Wow, CodeMash was FUN! It was chock-full of the kind of inquisitive, energetic people who make you glad to be a geek, both in the formal sessions and the informal sociable stuff.
I'll give just a few highlights, hopefully ones that haven't already been blogged to death by other CodeMash bloggers...
Even for someone who already uses TurboGears a bit, Kevin Dangoor's TG talk was great. Almost too high-energy to follow, but I got great ideas like using an in-memory SQLite back end for development testing (thus not worrying about repairing the database after testing);
It was nice to have Kevin's co-author Mark Ramm there, too. Questioning the authors beats leafing through a book any day... I just ordered my copy of the TG book for $26.99 from Nerdbooks. Amazon can slightly beat that price ($25.64), but at Nerdbooks I could toss in mildly outdated books on Unix and DB2 for $2-3 each.
David Stanek's talk on "Python Web Services" was actually more important, I thought, for the language-independent description of the relative merits of REST, XML-RPC, and SOAP-based services than it was for the Python-specific content. If you were off at some .NET talk instead, and you've always been a little fuzzy about how those work and relate to one another, go read his slide deck.
As a data geek, I really perked up at Scott Guthrie's keynote on LINQ. It's a new language component that basically extends the SQL idea (describe what data you want, let the computer worry about how to get it) beyond just RDBMS and into flat files, XML, web services... wherever the data may be squirreled away, it'll be a way to go get it with a single consistent syntax. Cool! I'll be eagerly looking forward to IronPython implementations of LINQ. So, Microsoft - thank you for LINQ, thank you for being one of the CodeMash sponsors, and I forgive you for Vista overwriting the GRUB boot loader on my dual-boot machine this morning (but only because I found a tutorial on how to repair it).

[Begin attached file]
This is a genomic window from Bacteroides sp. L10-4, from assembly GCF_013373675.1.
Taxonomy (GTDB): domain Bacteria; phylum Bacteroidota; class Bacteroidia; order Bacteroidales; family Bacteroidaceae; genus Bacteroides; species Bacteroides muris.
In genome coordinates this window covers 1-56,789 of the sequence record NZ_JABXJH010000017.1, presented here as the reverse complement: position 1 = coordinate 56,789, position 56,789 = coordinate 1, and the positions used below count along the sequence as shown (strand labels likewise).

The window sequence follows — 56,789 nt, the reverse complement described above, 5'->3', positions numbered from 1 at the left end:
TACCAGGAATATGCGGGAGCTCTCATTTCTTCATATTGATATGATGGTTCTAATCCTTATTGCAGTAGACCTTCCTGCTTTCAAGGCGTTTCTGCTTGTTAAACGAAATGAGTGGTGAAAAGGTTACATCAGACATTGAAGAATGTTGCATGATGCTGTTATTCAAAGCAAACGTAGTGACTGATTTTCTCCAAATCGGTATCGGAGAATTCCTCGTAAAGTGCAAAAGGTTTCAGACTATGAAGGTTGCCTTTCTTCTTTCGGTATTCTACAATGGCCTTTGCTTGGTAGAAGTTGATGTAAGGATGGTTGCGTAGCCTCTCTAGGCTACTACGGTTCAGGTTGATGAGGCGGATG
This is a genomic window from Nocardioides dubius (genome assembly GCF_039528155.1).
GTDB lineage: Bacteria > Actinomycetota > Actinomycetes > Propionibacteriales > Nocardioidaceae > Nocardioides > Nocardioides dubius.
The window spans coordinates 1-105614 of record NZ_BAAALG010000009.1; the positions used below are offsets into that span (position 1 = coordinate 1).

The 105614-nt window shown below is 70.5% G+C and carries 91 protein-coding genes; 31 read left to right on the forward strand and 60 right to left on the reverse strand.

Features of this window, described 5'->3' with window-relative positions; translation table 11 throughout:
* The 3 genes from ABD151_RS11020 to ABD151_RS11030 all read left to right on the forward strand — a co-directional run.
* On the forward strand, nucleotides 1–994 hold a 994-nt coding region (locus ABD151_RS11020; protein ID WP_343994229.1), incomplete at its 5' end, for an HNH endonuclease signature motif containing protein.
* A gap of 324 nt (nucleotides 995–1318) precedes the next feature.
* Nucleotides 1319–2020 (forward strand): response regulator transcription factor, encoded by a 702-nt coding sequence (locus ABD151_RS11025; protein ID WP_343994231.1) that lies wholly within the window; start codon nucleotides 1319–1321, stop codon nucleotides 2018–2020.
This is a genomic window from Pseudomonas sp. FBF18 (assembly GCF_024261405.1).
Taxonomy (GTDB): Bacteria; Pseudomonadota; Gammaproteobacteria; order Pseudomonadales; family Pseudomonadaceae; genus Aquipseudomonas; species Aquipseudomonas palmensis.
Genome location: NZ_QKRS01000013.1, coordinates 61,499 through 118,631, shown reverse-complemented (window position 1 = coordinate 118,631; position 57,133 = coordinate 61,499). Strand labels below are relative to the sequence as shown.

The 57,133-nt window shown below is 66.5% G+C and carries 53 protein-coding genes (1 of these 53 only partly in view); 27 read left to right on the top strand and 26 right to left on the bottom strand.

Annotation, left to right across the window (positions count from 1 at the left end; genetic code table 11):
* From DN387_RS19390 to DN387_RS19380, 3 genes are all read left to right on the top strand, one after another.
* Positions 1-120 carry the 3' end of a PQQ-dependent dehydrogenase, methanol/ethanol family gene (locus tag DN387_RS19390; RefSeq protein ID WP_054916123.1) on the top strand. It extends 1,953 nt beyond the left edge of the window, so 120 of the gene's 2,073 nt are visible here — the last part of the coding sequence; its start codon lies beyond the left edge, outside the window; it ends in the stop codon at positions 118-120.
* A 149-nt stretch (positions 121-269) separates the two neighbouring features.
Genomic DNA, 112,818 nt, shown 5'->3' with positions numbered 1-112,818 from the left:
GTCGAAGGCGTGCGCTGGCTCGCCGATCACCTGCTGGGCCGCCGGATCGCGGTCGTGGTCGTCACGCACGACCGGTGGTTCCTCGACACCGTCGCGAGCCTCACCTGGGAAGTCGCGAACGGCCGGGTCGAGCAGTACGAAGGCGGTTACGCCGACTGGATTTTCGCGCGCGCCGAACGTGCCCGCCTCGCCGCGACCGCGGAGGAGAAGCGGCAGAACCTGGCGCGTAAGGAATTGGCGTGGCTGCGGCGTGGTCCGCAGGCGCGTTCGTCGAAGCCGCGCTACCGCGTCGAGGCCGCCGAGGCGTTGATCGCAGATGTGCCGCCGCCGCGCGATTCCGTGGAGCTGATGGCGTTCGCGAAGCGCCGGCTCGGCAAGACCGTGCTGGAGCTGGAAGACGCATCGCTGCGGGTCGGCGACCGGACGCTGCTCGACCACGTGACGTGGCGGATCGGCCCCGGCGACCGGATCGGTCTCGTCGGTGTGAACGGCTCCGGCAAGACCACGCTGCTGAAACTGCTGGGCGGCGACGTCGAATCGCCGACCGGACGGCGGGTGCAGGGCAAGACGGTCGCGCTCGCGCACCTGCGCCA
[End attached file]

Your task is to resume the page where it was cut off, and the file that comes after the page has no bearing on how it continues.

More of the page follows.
James Ward demonstrated ooooh-aaaah stuff you can do with Flex, which wasn't surprising. More importantly, I learned that the Flex/Flash world has really opened up ("opened" as in "open source"). When I looked into it a few years ago, it seemed that you needed a $mucho-K Flash server to even dip in. That's not the way I do things; I build a minor app or two - something that will really be used, not a development-only toy - before I know whether I really want to run with a technology. Now, most of the stack is open-source and free; only a couple optional (admittedly very convenient) components are commercially licensed. Adobe's new mostly-open-source business model for Flex permits my kind of experimentation; good for them!
Kevin Dahlhausen's talk on Test-Driven Development filled an embarrassing gap in my understanding of TDD - I'd heard of mock objects, but had never really figured out what role they play in TDD.
I took part in two Open Space discussions - one on women in IT, one on social networking for nerds - that were important enough that I think I'll give them their own blog posts in the next few days.
I heard Martin Fowler's name come up so many times that I finally screamed (internally), "Okay OKAY I'll read his stuff, already"!
In a week or so, I'll update this post to include hotlinks to the talk slide decks; most of them aren't posted yet.
Anyway... so much glorious fun. With CodeMash in January and PyCon in February, who dares call winter a blah time?